United States Nuclear Regulatory Commission - Protecting People and the Environment

Cable Fire Response Data for Fire Model Improvement (NUREG/CR-6931, Volume 2)

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Publication Information

Manuscript Completed: January 2008
Date Published: April 2008

Prepared by:
S.P. Nowlen, F.J. Wyant

Sandia National Laboratories
Risk and Reliability Analysis Department 6761
P.O. Box 5800
Albuquerque, NM 87185

H. Woods, NRC Project Manager

Prepared for:
Office of Nuclear Regulatory Research
U.S. Nuclear Regulatory Commission
Washington, DC 20555-0001

NRC Job Code N6125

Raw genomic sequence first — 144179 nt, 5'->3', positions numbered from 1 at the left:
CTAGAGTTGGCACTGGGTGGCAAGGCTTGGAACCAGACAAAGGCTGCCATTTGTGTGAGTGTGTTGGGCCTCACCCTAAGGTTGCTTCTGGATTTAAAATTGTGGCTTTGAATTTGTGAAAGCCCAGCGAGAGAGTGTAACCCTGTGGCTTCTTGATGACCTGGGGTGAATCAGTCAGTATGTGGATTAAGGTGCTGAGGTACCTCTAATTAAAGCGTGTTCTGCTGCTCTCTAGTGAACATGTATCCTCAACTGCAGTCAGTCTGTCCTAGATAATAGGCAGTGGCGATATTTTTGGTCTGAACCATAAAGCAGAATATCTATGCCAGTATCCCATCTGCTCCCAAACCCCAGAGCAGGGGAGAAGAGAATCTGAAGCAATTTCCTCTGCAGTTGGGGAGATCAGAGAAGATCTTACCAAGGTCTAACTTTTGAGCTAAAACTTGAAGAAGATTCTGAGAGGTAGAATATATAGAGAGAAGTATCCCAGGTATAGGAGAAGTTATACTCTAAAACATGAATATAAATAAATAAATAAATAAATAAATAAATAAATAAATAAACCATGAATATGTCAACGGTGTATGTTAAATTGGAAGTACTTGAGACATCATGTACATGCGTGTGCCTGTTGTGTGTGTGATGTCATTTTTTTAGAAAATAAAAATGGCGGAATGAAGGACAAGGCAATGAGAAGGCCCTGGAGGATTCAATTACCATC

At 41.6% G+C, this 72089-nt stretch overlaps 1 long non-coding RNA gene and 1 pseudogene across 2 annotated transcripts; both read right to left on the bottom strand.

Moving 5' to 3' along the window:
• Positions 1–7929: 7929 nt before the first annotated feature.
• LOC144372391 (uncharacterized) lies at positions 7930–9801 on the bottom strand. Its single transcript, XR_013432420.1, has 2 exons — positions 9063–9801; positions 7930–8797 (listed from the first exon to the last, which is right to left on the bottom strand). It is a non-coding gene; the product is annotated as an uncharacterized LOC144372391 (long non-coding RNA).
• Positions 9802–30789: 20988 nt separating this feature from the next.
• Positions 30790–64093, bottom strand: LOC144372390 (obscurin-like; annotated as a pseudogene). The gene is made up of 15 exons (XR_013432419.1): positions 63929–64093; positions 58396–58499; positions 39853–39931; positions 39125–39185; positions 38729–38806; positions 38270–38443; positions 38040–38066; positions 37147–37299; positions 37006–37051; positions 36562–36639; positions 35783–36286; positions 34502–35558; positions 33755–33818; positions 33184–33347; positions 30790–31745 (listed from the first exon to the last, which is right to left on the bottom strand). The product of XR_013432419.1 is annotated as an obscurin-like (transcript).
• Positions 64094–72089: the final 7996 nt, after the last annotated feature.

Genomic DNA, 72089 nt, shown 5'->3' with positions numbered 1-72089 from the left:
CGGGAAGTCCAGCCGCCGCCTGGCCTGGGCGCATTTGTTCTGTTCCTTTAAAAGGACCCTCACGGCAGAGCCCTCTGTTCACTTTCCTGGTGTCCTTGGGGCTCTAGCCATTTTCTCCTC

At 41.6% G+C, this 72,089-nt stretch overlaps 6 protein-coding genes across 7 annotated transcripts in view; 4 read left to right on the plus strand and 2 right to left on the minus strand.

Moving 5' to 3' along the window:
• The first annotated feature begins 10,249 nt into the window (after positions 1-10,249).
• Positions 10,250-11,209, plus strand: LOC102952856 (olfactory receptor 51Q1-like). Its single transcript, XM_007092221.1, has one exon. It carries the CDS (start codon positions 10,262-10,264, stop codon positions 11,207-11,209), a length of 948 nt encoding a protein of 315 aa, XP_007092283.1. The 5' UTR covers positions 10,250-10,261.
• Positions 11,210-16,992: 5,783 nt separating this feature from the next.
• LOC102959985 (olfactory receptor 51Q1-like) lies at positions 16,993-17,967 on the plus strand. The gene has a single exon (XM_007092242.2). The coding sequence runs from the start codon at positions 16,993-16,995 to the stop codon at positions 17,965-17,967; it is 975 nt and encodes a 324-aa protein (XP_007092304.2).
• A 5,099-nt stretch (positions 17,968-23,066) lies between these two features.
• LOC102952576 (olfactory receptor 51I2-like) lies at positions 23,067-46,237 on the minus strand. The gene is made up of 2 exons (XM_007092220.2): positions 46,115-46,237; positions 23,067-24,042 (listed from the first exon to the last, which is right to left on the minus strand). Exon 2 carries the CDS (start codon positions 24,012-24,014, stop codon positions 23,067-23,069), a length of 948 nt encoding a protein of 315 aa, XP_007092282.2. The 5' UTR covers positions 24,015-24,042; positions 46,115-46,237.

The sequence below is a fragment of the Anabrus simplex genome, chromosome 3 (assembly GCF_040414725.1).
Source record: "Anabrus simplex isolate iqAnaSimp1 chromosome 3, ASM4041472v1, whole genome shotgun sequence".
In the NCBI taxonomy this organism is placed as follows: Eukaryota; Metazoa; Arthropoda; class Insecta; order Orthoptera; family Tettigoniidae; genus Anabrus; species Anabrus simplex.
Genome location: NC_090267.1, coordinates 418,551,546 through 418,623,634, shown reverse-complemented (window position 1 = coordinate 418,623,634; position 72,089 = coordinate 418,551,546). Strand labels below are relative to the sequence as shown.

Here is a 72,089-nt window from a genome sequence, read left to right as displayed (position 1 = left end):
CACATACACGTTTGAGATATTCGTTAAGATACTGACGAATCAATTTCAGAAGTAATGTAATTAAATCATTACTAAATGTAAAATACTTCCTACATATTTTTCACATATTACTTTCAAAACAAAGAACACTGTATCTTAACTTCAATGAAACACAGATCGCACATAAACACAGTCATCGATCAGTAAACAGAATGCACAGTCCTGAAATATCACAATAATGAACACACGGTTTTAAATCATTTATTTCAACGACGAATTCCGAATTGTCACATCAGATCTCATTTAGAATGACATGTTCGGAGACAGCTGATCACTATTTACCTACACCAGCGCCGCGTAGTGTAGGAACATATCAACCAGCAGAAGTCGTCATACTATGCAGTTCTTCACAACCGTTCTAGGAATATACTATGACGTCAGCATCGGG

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This report documents the cable electrical performance and fire-induced failure test results from the Cable Response to Live Fire Project (CAROLFIRE). CAROLFIRE testing included a series of 78 small-scale tests, and a second series of 18 intermediate-scale open burn tests. The tests were designed to complement previous testing and to address two needs; namely, to provide data supporting (1) resolution of the ‘Bin 2’ issues as identified in Regulatory Issue Summary 2004-03 Revision 1 - Risk informed Approach for Post Fire Safe Shutdown Circuit Inspections and (2) improvements to fire modeling in the area of cable response to fires. The small-scale tests involved exposure of from one to six lengths of cable to grey-body radiant heating in a cylindrical exposure chamber called Penlight. The intermediate-scale tests involved exposure of cables in various routing conditions to open fires created by a propene (propylene) gas diffusion burner. In both test series cables were tested as individual lengths of cable, in bundles of from 3 to 12 cables, and in a limited number of tests, fully loaded electrical raceways. Cables were tested in cable trays, in conduits, and in air drop configurations. The intermediate-scale tests included exposure of cables both in the fire plume and under hot gas layer exposure conditions. A broad range of representative cable products were tested including both thermoset and thermoplastic insulated cables that are typical of the cable types and configurations currently used in U.S. nuclear power plants. All tests measured the cable thermal response using TCs placed both on the surface and embedded within the target cables, and cable electrical performance based on two different electrical monitoring systems. This volume of the three volume project report focuses on the second need area, namely, the fire modeling improvement. The test data gathered are presented and discussed in this context. The discussions focus in particular on data documenting the exposure conditions, the thermal response of the cables, and correlation of thermal response to the onset of electrical failure. A more detailed discussion of the cable electrical performance and failure data and the ‘Bin 2’ items is provided in Volume 1. Volume 3 was prepared by the National Institute of Standards and Technology (NIST) and documents the thermally-induced electrical failure (THIEF) model whose development was based on the CAROLFIRE test data. THIEF takes, as input, an estimate of the air temperature time history near a cable during a fire and predicts, as output, the temperature response of the cable. The time to electrical failure is then based on an assumed failure threshold temperature characteristic of the cable of interest.

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